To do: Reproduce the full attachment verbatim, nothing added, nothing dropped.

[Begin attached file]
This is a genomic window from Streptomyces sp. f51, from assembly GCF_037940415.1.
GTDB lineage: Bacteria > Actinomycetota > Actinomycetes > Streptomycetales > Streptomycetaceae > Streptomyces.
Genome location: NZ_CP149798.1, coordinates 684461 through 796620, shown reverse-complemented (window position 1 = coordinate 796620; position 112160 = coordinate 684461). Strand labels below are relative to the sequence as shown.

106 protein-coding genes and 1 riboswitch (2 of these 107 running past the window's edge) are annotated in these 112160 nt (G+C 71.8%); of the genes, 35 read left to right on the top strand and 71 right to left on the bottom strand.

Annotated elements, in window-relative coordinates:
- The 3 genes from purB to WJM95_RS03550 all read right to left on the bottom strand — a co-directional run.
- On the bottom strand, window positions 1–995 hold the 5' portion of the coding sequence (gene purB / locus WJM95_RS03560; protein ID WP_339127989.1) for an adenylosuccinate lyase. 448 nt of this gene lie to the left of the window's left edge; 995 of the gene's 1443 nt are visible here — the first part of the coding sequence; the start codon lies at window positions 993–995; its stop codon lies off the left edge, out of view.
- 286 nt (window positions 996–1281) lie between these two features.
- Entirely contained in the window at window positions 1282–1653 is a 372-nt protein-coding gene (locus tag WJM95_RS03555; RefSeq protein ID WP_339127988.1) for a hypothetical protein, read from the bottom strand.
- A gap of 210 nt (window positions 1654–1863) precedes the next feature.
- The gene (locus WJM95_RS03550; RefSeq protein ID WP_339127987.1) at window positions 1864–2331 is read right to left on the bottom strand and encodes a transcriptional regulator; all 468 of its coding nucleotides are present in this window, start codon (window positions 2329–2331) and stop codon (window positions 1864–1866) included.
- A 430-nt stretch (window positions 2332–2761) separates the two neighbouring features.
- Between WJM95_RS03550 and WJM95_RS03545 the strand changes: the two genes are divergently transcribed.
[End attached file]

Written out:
This is a genomic window from Streptomyces sp. f51, from assembly GCF_037940415.1.
GTDB lineage: Bacteria > Actinomycetota > Actinomycetes > Streptomycetales > Streptomycetaceae > Streptomyces.
Genome location: NZ_CP149798.1, coordinates 684461 through 796620, shown reverse-complemented (window position 1 = coordinate 796620; position 112160 = coordinate 684461). Strand labels below are relative to the sequence as shown.

106 protein-coding genes and 1 riboswitch (2 of these 107 running past the window's edge) are annotated in these 112160 nt (G+C 71.8%); of the genes, 35 read left to right on the top strand and 71 right to left on the bottom strand.

Annotated elements, in window-relative coordinates:
- The 3 genes from purB to WJM95_RS03550 all read right to left on the bottom strand — a co-directional run.
- On the bottom strand, window positions 1–995 hold the 5' portion of the coding sequence (gene purB / locus WJM95_RS03560; protein ID WP_339127989.1) for an adenylosuccinate lyase. 448 nt of this gene lie to the left of the window's left edge; 995 of the gene's 1443 nt are visible here — the first part of the coding sequence; the start codon lies at window positions 993–995; its stop codon lies off the left edge, out of view.
- 286 nt (window positions 996–1281) lie between these two features.
- Entirely contained in the window at window positions 1282–1653 is a 372-nt protein-coding gene (locus tag WJM95_RS03555; RefSeq protein ID WP_339127988.1) for a hypothetical protein, read from the bottom strand.
- A gap of 210 nt (window positions 1654–1863) precedes the next feature.
- The gene (locus WJM95_RS03550; RefSeq protein ID WP_339127987.1) at window positions 1864–2331 is read right to left on the bottom strand and encodes a transcriptional regulator; all 468 of its coding nucleotides are present in this window, start codon (window positions 2329–2331) and stop codon (window positions 1864–1866) included.
- A 430-nt stretch (window positions 2332–2761) separates the two neighbouring features.
- Between WJM95_RS03550 and WJM95_RS03545 the strand changes: the two genes are divergently transcribed.